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The novel topped the list of American fiction bestseller when it was first published in 1936. Set during the Reconstruction era and the American Civil War, it’s the story of a spoiled rich plantation owner’s daughter Scarlett O’Hara and her desperate attempts to crawl out of dreadful situations. The novel has sold over 30 million copies worldwide and in 2014, according to a poll, Gone with the Wind came second to being the favourite book of American readers’, right behind the Bible. Interpreted and studied with absorbed attention, the novel has become a part of the American pop culture. It won the Pulitzer Prize for Fiction the year it was published and has been adapted into a commercially and critically acclaimed film of the same name in 1939.

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4.Pride and Prejudice by Jane Austen

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Published in 1813, Pride & Prejudice is largely regarded a romance novel and also a novel of manners. It depicts the story of Elizabeth Bennet in which she deals with her family and issues of marriage, education, morality, mannerism etc. Set in the early 19th century, Pride and Prejudice is one of the ‘most adored classic’ of our time. It has sold over 20 million copies. The novel was never as popular as it is today. Consequently it has been adapted in films and television shows a number of times. The most popular one being BBC’s 1995 Pride & Prejudice mini-series.

 

3.The Scarlet Letter by Nathaniel Hawthorne

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It’s a historical novel published in 1850 and was also one of the first mass-produced books in America. Regarded as Nathaniel Hawthorne’s greatest novel, The Scarlet Letter: A Romance in set in the years between 1642 and 1649. The story revolves around Hester Prynne, who has a child out of wedlock. The book deals with Prynne’s guilt, sin, repentance and issues like legality and dignity. It was an instant bestseller and a controversial novel. Natives of Salem protest against the novel for how they were represented in it. Literary greats like D. H. Lawrence and Henry James were full of praise for the book.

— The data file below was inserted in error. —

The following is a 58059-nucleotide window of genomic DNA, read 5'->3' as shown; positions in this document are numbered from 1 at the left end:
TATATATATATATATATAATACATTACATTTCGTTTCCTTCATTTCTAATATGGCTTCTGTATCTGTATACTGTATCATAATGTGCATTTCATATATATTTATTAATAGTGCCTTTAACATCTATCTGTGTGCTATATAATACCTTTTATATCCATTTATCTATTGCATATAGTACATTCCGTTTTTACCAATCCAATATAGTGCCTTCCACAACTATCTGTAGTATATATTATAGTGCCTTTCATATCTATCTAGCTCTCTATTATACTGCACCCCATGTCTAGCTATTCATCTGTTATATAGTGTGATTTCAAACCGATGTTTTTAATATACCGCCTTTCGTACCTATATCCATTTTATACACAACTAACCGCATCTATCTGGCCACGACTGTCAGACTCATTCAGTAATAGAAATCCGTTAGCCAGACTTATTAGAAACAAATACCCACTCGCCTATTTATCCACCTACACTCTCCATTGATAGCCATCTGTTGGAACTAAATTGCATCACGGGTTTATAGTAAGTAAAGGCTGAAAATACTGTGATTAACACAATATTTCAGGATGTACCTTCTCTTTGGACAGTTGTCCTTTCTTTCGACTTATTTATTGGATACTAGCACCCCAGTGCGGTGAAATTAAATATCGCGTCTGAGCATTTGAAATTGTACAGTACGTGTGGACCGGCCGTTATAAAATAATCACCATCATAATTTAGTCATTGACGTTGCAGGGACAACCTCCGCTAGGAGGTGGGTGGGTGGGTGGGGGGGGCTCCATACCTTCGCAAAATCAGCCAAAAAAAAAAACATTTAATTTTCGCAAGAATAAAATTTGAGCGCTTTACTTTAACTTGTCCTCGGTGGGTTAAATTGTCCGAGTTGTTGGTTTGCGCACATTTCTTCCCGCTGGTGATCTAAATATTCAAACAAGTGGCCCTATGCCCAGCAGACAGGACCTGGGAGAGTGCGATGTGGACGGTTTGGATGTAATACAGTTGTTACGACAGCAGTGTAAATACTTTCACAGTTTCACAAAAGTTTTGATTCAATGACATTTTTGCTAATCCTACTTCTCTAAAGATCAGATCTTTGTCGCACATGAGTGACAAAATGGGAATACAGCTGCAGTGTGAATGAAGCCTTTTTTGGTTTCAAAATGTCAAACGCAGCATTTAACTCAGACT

2.Little Women by Louisa May Alcott

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Published in two volumes in 1868 and 1869, the novel is a bildungsroman, following the lives of four sisters from childhood to womanhood. When Alcott’s publisher asked her for a novel, she quickly penned down the first volume. Upon publication the work was a huge hit and readers demanded to know further of the womens’ lives. This prompted Alcott to write the second volume. It is believed that the story is based on the lives of the author and her three sisters. Later she also wrote sequels to the Little Women called Little Men (1871) and Jo’s Boys (1886). Undoubtedly the Little Women have been adapted several times for films, television series, anime, musical versions, opera versions etc.

1.Jane Eyre by Charlotte Brontë
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Whoever hasn’t heard of Jane Eyre! Published in 1847 under the pen pseudonym ‘Currer Bell’, Jane Eyre is another bildungsroman. We follow the life and experiences of Jane Eyre, through her tormented childhood to a gradual unfolding of adulthood. Built around a strong sense of morality, Jane Eyre is also a social critic. The novel is considered by many as a book ahead of its time with elements like proto-feminism, sexuality, classicism, gender relations, forgiveness and atonement, love and passion, search for home and family etc. Jane Eyre has been adapted films and television series numerous times.